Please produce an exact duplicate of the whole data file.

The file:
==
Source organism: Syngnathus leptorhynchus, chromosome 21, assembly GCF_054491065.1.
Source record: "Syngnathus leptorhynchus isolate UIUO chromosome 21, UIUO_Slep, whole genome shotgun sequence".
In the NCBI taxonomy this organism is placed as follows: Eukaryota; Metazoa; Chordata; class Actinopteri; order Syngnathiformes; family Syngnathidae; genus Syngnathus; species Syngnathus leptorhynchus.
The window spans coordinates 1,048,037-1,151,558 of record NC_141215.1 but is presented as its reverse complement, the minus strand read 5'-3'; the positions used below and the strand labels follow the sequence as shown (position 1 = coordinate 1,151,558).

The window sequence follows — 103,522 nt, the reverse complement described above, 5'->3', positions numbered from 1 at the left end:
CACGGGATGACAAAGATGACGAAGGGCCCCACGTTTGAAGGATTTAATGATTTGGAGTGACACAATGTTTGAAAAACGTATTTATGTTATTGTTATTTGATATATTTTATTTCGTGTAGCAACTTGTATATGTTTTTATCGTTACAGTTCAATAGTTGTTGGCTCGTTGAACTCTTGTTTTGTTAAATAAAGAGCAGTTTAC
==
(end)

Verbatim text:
Source organism: Syngnathus leptorhynchus, chromosome 21, assembly GCF_054491065.1.
Source record: "Syngnathus leptorhynchus isolate UIUO chromosome 21, UIUO_Slep, whole genome shotgun sequence".
In the NCBI taxonomy this organism is placed as follows: Eukaryota; Metazoa; Chordata; class Actinopteri; order Syngnathiformes; family Syngnathidae; genus Syngnathus; species Syngnathus leptorhynchus.
The window spans coordinates 1,048,037-1,151,558 of record NC_141215.1 but is presented as its reverse complement, the minus strand read 5'-3'; the positions used below and the strand labels follow the sequence as shown (position 1 = coordinate 1,151,558).

The window sequence follows — 103,522 nt, the reverse complement described above, 5'->3', positions numbered from 1 at the left end:
CACGGGATGACAAAGATGACGAAGGGCCCCACGTTTGAAGGATTTAATGATTTGGAGTGACACAATGTTTGAAAAACGTATTTATGTTATTGTTATTTGATATATTTTATTTCGTGTAGCAACTTGTATATGTTTTTATCGTTACAGTTCAATAGTTGTTGGCTCGTTGAACTCTTGTTTTGTTAAATAAAGAGCAGTTTAC